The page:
Sites of Special Scientific Interest
What are SSSIs?
Sites of Special Scientific Interest (SSSI) are those areas of land and water (to the seaward limits of local authority areas) that Scottish Natural Heritage (SNH) considers to best represent our natural heritage - its diversity of plants, animals and habitats, rocks and landforms, or a combinations of such natural features.
They are the essential building blocks of Scotland's protected areas for nature conservation. Many are also designated as Natura sites (Special Protection Areas or Special Areas of Conservation). The national network of SSSIs in Scotland forms part of the wider GB series.
SNH designates SSSIs under the Nature Conservation (Scotland) Act 2004. SSSIs are protected by law. It is an offence for any person to intentionally or recklessly damage the protected natural features of an SSSI.
Want to know more about SSSIs?
- There are just over 1,440 SSSIs in Scotland - where are SSSIs found?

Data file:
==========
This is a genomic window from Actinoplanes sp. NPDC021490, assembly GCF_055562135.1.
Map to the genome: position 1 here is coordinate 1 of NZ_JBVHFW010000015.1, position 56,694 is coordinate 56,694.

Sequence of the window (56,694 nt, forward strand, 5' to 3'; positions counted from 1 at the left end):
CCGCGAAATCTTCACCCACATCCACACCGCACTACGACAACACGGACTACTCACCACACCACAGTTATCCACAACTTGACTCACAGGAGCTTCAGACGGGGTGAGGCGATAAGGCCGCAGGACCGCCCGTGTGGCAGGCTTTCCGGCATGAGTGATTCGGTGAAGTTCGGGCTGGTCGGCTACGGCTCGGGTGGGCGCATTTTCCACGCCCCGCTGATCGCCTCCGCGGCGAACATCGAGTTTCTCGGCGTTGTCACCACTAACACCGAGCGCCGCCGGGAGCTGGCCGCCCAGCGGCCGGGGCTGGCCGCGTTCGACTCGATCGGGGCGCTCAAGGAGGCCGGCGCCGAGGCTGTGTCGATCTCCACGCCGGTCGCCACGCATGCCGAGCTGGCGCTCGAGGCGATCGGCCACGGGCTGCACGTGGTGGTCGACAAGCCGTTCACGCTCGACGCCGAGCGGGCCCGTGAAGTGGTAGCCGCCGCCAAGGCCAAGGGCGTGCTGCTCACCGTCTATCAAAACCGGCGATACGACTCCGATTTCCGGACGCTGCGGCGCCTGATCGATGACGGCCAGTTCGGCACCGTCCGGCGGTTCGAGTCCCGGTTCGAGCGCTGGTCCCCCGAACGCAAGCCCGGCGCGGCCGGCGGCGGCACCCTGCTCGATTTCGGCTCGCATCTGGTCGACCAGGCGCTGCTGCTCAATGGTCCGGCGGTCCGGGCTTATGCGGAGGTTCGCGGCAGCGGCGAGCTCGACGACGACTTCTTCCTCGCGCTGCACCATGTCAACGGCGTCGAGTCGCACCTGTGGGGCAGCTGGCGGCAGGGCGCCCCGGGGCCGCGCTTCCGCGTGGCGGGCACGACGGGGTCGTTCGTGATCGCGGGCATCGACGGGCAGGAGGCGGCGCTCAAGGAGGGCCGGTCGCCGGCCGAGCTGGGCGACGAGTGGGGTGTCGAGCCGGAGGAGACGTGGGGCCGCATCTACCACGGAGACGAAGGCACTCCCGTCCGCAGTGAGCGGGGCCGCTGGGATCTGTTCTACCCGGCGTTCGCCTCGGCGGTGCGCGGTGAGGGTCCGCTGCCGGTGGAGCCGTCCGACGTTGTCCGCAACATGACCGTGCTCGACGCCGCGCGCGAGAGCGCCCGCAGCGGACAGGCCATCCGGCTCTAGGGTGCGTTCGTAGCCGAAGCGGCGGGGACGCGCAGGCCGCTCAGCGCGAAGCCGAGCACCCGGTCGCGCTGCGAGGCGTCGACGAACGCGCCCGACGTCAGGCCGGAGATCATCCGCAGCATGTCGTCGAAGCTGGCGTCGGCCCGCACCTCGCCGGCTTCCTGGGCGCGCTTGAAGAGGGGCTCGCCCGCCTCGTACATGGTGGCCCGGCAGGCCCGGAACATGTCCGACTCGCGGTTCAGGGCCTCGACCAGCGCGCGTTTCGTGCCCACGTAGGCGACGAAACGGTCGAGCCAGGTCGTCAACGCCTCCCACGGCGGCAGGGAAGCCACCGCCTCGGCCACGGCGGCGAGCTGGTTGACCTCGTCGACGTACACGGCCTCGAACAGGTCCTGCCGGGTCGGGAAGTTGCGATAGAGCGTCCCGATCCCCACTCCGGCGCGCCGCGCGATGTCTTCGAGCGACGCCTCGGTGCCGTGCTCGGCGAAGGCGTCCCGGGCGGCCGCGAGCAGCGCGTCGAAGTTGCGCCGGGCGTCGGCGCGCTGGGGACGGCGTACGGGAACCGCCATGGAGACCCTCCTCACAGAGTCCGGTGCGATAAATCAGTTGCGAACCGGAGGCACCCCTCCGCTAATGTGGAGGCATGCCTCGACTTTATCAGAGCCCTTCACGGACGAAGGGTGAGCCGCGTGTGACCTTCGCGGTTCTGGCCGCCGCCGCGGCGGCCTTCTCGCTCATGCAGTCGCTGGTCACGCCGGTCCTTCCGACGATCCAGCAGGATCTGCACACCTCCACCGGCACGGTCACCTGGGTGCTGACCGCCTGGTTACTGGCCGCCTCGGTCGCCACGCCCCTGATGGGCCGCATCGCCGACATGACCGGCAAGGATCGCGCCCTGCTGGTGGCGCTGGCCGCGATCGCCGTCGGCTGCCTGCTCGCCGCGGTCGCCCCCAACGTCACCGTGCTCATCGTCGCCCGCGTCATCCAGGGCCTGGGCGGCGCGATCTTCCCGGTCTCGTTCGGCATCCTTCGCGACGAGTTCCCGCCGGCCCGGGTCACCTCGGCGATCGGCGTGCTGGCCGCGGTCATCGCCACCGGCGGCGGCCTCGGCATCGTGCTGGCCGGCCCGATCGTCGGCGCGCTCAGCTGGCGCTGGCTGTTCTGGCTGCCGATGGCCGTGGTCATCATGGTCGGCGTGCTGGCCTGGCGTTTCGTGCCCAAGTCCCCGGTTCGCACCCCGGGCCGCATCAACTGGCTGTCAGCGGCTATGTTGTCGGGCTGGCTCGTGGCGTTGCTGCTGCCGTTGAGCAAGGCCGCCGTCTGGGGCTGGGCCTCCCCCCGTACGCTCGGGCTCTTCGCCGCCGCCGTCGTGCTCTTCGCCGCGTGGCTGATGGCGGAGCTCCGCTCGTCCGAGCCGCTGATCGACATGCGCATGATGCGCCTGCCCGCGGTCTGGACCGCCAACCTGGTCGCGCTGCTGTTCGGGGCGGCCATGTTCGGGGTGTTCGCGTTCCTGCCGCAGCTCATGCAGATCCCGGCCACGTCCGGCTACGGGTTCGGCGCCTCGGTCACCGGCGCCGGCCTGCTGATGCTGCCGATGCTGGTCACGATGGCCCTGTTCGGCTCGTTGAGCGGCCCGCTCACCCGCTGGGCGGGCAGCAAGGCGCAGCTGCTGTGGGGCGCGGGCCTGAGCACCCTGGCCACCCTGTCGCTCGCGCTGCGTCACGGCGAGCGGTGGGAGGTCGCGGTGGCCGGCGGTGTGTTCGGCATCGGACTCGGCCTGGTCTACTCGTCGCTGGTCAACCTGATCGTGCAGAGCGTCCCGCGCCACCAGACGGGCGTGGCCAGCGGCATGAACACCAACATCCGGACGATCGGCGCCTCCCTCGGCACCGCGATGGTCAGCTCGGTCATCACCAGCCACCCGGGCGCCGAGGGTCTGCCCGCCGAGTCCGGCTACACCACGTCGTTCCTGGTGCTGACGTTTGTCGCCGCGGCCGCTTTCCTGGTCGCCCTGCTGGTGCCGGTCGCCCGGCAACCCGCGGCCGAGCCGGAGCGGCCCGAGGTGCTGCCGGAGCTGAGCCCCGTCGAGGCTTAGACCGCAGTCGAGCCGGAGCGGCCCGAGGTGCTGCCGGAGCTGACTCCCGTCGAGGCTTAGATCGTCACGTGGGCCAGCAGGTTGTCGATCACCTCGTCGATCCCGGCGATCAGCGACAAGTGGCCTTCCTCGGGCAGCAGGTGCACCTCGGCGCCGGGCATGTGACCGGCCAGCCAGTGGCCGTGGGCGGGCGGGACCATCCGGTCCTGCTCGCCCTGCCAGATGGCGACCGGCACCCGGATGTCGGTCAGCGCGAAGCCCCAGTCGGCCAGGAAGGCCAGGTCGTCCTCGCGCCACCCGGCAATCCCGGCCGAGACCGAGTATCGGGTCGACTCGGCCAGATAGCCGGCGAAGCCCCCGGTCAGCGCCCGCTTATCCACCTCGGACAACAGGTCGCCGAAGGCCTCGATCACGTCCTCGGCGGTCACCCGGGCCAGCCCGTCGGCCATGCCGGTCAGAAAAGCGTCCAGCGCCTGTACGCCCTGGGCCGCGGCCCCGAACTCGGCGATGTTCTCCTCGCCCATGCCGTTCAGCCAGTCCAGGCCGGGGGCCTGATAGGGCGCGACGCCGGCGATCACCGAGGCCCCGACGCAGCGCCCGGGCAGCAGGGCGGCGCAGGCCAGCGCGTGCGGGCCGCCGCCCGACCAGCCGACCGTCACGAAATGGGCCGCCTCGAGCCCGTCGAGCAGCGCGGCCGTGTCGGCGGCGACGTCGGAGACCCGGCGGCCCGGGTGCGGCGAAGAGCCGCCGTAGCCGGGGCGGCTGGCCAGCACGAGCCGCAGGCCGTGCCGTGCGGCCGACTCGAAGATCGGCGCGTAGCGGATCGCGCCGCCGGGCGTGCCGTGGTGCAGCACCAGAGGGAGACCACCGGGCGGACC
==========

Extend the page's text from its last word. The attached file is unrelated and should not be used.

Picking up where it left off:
- If you want information about a particular SSSI and you know its name or location, you can search for an SSSI using SNH's SiteLink function.
- Look up the SSSI Register if you would like to check the formal notification documents (map, citation and list of operations requiring consent) for any SSSI in Scotland.
- Try our Facts and Figures tool for the latest statistics on SSSIs and other protected areas. [Whilst we are updating F&F reports this link will take you to our SiteLink facility]
- Do you own or live on a SSSI? We publish a booklet for owners and occupiers (other than public bodies) of SSSIs.
- What about sources of funding for appropriate management? Find out how SSSIs are managed and protected.
- Find out how SSSIs are selected and notified.
Last updated on Monday 24th September 2012 at 11:33 AM. Click here to comment on this page